Arriola says that what she told Dyce and Fields was that, with town homes and an accompanying homeowner’s association, there’s more control over who moves in and how they maintain their property. With houses, there are fewer regulations. “I said there was no guarantee what kind of people could move in,” she says. “It could be anybody, white trashy people or polka dot people, just people who don’t maintain their property.”
Even though Arriola resigned from the council, her bill stayed alive and took on a life of its own. Vice Mayor Howard Gentry then assigned the bill to at-large council member Carolyn Baldwin Tucker and, much like Arriola, she crusaded for it. By a 5-3 vote, the Metro Planning Commission approved the bill, virtually guaranteeing its passage.
At the May 6 Metro Council meetings, residents on both sides spoke out about the proposed zoning change. And the familiar face of Arriola was there as well, cavorting with her former colleagues and pushing for the bill. “It was my bill, and I felt I needed to be there,” she explains.
Durham also testified, claiming that he and the church tried to make the property work, “but the economics are not feasible.”
If the rezoning measure passes, Durham and his church will be able to sell the property for more than $310,000. But, he says, the church won’t be making a profit on the deal. While the initial buying price was $175,000, the church assumed prior expenses, including debts and outstanding utility bills totaling around $50,000. Added to that were the repairs the church made on the roof, plumbing and pool. If and when the property is sold, Radnor Baptist Church will barely recoup its investment, Durham says. If the zoning measure isn’t approved, the pastor says that the he’ll still be able to sell the propertybut not for $310,000.
“We just made a business decision; it’s that simple,” Durham says. “I’ve made it very clear to members of the community who are fussing about it that if they want to refund us our money, we’d be happy to give it back to the community. But nobody has stepped up.”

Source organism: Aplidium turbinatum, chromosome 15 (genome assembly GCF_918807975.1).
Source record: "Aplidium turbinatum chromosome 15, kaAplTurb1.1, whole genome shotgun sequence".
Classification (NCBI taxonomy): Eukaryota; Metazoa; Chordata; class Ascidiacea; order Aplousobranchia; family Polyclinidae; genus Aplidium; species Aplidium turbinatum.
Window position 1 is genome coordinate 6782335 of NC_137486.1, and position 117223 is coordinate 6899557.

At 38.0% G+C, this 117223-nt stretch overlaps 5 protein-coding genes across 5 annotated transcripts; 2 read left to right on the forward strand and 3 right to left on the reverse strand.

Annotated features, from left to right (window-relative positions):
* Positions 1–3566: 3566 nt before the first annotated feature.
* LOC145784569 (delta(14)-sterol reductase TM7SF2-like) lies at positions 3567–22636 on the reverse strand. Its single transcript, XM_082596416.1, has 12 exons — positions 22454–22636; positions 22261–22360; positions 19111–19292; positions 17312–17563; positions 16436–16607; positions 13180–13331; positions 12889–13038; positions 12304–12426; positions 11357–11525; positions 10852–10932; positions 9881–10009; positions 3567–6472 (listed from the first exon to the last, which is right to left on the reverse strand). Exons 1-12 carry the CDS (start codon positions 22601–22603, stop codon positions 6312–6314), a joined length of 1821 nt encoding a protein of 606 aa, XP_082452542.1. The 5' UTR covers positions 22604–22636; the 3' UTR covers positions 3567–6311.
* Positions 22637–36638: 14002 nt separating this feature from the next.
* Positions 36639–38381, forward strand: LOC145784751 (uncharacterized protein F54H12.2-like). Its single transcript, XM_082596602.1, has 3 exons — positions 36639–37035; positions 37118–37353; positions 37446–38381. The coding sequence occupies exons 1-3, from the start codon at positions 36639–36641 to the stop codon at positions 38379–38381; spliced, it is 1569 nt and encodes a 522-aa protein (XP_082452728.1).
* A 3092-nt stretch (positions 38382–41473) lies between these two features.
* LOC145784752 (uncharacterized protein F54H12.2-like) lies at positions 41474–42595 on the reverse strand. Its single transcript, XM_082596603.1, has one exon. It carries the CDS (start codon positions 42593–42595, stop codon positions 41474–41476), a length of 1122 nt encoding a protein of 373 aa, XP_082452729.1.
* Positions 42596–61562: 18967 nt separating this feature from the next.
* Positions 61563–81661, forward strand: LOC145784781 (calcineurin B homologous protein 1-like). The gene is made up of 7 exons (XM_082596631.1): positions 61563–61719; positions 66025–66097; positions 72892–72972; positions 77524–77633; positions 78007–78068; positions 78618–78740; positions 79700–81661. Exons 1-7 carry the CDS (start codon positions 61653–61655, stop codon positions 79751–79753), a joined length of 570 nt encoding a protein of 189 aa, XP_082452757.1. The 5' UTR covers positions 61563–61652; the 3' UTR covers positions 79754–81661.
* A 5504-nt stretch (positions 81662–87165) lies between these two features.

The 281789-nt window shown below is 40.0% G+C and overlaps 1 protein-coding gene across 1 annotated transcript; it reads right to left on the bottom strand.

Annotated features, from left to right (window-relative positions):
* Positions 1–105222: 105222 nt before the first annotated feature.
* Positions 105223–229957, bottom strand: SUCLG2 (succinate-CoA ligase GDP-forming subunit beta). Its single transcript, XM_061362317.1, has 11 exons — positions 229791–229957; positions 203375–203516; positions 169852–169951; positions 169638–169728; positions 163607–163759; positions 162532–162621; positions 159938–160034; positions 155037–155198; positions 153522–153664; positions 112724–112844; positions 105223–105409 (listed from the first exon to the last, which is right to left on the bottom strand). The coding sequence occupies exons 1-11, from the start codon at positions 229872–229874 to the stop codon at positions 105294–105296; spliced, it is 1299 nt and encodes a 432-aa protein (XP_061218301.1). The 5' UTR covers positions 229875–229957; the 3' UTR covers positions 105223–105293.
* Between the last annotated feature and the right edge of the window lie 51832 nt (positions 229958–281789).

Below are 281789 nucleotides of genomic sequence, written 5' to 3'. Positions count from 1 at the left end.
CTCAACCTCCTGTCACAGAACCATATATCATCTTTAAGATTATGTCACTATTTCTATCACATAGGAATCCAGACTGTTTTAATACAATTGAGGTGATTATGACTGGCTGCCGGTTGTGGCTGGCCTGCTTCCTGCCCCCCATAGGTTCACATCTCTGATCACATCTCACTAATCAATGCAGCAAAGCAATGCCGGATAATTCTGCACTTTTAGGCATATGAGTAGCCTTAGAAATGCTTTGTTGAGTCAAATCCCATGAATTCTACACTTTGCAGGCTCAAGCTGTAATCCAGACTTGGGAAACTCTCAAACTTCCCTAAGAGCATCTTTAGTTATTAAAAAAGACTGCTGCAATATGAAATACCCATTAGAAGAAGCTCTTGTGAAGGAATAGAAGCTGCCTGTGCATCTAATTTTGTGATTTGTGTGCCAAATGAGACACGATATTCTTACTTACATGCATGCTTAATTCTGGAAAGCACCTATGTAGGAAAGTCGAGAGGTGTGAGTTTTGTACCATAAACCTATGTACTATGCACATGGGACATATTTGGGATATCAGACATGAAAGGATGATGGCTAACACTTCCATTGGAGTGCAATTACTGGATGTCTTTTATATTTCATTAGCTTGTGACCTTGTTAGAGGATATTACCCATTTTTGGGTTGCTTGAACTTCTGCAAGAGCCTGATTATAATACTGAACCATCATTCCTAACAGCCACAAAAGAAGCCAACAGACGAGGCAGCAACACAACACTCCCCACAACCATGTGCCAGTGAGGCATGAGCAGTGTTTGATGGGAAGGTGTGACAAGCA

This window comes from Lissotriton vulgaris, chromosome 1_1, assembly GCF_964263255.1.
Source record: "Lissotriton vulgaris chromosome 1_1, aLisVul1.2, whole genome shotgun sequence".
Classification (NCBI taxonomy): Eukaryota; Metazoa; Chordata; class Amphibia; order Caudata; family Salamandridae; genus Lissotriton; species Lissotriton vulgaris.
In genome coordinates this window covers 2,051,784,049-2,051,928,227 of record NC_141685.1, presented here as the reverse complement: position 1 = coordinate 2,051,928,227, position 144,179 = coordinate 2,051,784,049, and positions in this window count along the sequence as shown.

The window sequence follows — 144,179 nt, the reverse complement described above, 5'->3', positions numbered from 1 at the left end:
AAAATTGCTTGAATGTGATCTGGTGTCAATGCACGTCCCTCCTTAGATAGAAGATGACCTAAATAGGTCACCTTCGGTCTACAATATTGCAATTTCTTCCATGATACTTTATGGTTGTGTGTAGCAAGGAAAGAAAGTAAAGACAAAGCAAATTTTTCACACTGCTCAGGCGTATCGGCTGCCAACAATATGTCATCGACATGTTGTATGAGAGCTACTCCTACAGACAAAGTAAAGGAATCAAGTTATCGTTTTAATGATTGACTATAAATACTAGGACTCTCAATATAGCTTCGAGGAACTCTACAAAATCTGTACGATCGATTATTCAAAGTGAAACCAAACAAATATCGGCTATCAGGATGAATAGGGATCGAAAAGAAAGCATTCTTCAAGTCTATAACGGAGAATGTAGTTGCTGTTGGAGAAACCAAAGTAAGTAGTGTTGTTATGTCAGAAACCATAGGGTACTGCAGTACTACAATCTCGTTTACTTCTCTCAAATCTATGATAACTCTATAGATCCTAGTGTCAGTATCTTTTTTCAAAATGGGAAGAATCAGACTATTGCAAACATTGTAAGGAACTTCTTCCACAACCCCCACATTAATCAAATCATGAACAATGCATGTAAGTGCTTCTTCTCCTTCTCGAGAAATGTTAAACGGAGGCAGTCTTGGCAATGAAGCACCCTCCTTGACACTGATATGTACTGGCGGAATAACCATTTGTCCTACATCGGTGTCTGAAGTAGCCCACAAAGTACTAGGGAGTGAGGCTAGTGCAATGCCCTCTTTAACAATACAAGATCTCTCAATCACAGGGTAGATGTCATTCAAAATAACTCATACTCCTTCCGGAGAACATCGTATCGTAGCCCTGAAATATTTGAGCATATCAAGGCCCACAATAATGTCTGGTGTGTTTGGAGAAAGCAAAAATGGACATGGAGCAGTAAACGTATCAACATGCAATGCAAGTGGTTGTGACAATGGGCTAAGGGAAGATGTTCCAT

Durham says that when the church first opened the swim club and turned it into a community center, it lost money because “it didn’t get sufficient participation from the community.” A few neighbors, however, say that the club was often closed and kept erratic hours.
In his own smooth stylewhich seems to backfire with many of the local residentsDurham claims that he’s responsive to the concerns of many of the neighbors. One such man, James Fields, says that he’s legally blind and that a new development of town homes would only add to the hazards of negotiating the traffic on Northcrest Drive when he walks down the hill to Nolensville Road. Durham replies, “I have a granddaughter who is legally blind and if I could give up my eyes for her I would; if anyone is sympathetic to people who are legally blind it’s Paul Durham.” To which he adds that he plans to build a sidewalk from the development to Nolensville Road.
Durham is far from your typical Baptist preacher. He owns and develops real estate in four different counties. To some, it’s unseemly for a man of the cloth to wheel and deal, but Durham says that his real estate ventures are simply “freedom of choice.” “It’s the beauty of being an American, and the same is true with churches or any nonprofit,” he says. In fact, his church does own property in Davidson County.
But it’s just as American to worry about the value of your home. The residents who oppose Durham’s zoning bill don’t claim to be in the majority, and they don’t expect the property to remain undeveloped. All they want is for the Metro Council to put off the zoning bill until they get a council member after the August election. And if the newly elected council member supports the zoning change, they say they’ll accept it.
“We’ve said we’re willing to throw the dice and take the chance that the next council member will represent us,” Dyce says. “Nobody’s representing us; the council is just representing Paul Durham.
A keen observer of local politics who once flirted very publicly with running for mayor, Durham should understand the value of compromise. But he won’t budge in this case. Asked what’s wrong with a deferral on the bill, he says, “It costs the church $2,400 a month” to continue to hold on to the property. He adds that a deferral is “not fairthat’s just not right. That’s just a way to put it off.”